Since the brewery is quite small, there are not as many people involved in the production process, making it easier to check on the details and maintain the overall quality. The team can communicate with everyone from the brewery to the farmers to keep the entire process in check. With such fluid communication, the beer production becomes a seamless experience for everyone from the farmers to the customers who end up enjoying the beer.


Tono Furusato Village

Take a step back in time at Tono Furusato Village, a unique park where you can experience local life dating back to around the mid-Edo period. Walk through this recreation of a traditional landscape, where you’ll see everything from rice paddy fields to thatched roof housing.

While you’re there, you can participate in workshops and learn about clay pottery and traditional dyeing methods using natural colour like aizome, akane and marigold. Depending on the time of year, you can also enjoy traditional events including the biannual festival to call for protection from wind and rain, as well as the occasion to decorate the gates around New Year to welcome the gods. The well-maintained facility is the perfect example of preserving history while giving an opportunity for the younger generations to experience it first-hand.


Kappabuchi Pool

Located a short walk away from Jokenji Temple, the mystical Kappabuchi Pool is said to be the home of Tono’s famed kappa, the folklore character that resembles a duck and lives around areas with bodies of water. As many locals will inform you, kappa is notorious for eating cucumbers, so you’ll find the vegetable lying around the pool area, as well as wooden fishing rods with cucumbers strung to the ends – so that you can fish for kappa if you’re keen.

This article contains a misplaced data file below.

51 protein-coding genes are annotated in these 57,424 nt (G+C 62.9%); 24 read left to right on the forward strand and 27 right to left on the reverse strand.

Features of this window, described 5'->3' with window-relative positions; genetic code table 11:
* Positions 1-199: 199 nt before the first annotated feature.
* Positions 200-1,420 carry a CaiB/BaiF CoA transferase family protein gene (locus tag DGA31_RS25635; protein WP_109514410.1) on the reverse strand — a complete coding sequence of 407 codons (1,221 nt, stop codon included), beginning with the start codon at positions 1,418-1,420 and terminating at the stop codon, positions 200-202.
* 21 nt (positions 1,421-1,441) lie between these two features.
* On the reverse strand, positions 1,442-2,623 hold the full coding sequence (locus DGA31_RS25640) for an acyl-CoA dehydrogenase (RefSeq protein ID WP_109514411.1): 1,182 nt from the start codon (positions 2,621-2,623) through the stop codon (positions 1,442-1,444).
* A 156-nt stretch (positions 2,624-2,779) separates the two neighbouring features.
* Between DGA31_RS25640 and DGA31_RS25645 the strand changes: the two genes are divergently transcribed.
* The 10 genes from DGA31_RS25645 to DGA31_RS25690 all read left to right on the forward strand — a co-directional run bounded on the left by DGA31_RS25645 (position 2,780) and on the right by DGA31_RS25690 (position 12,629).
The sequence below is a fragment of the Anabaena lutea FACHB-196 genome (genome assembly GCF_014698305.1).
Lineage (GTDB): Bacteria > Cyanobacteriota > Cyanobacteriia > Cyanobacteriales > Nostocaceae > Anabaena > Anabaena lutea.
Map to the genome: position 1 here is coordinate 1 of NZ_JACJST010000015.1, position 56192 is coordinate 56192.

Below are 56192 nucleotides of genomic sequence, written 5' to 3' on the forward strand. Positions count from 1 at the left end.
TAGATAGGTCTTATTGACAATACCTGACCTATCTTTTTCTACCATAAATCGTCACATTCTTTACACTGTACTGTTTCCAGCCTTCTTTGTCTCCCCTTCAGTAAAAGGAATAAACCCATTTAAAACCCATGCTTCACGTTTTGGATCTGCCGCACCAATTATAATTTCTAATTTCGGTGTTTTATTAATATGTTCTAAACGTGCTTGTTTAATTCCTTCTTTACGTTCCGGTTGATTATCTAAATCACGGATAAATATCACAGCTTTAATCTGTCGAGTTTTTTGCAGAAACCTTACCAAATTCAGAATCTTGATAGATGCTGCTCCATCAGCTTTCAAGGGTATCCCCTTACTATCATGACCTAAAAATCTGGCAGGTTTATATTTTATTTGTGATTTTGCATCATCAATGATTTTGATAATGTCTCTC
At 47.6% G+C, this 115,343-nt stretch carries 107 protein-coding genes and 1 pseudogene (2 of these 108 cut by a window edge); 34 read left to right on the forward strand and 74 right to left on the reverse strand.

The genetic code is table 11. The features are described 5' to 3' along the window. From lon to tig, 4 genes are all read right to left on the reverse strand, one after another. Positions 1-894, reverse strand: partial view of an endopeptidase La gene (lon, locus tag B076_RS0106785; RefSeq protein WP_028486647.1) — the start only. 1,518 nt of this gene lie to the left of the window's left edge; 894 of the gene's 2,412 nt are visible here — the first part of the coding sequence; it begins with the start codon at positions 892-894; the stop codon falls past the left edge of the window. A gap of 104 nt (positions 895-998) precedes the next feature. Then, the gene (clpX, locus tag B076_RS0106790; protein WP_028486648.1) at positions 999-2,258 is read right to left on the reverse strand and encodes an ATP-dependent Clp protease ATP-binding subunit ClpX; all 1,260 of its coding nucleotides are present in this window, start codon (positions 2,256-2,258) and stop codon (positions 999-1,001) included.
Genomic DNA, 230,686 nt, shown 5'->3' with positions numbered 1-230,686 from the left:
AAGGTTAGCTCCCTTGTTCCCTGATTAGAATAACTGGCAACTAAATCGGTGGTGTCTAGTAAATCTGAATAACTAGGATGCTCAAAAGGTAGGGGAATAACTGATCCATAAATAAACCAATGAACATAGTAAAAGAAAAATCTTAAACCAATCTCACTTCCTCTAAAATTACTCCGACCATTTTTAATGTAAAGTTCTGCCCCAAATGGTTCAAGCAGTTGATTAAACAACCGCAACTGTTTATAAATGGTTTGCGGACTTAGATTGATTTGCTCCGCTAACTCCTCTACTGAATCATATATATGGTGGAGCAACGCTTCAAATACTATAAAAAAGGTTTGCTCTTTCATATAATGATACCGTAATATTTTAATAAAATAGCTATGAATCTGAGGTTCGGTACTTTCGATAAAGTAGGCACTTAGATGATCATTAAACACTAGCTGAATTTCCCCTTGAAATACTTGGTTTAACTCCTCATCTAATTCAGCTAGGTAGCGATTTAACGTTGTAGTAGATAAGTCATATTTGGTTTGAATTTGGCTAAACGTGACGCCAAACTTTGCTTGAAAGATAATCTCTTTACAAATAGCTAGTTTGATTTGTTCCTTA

Kappa is also sometimes known as the ‘god of water’, so having these particular areas dedicated to the mythical creature is an important aspect of Tono culture. Tono continues to maintain and protect this natural area so the stories and traditions of the kappa can be passed down for generations. Stop by for a visit and bring along your little ones as it’s a fun place to share a piece of Tono tradition with them.


Fukusenji Temple

Home to the largest wooden Buddha in Japan, this historic temple is set in the serene surrounds of Tono. It is a popular destination during the cherry blossom season as well as in autumn when the leaves start to change colour. The main temple at the top of the hill is where you’ll find this impressive large Buddha; it’s carved from a single tree trunk and took the chief priest approximately 20 years to make. A later addition is the five-storey pagoda, which was erected in 2002 by the renowned miyadaiku temple carpenter, Kyoji Kikuchi.

The creation of this temple was no small feat. Time and patience were key in bringing this magical place to life. Miyadaiku carpenters made these temple structures from just wood, and they’ve been able to remain in tip-top condition for many years. Besides mastering the time-honoured miyadaiku techniques, artisanal carpenters such as Kikuchi are also adept at working cohesively with mother nature so that these sacred structures can withstand environmental forces and maintain their form for generations to come.


Farm stay at Agriturismo Omorike

Experience farm life in Tono at Agriturismo Omorike where you’ll be introduced to different aspects of farm culture, plus the importance of spending quality time cooking and eating together. Although everyone who comes through the guesthouse may not speak the same language, a friendly camaraderie and passion for food are all you need to enjoy the experience here.

This farmstay is your chance to stay in a Japanese tatami-style room, while learning to cook tasty meals from houseowner Tomoko Omori. You’ll get to assist her in preparing two meals a day (breakfast and dinner), plus visiting her husband’s tomato farm in summer and autumn to hand pick fresh tomatoes right from the vines. The recipes she shares are delicious yet simple, so you can replicate them back home.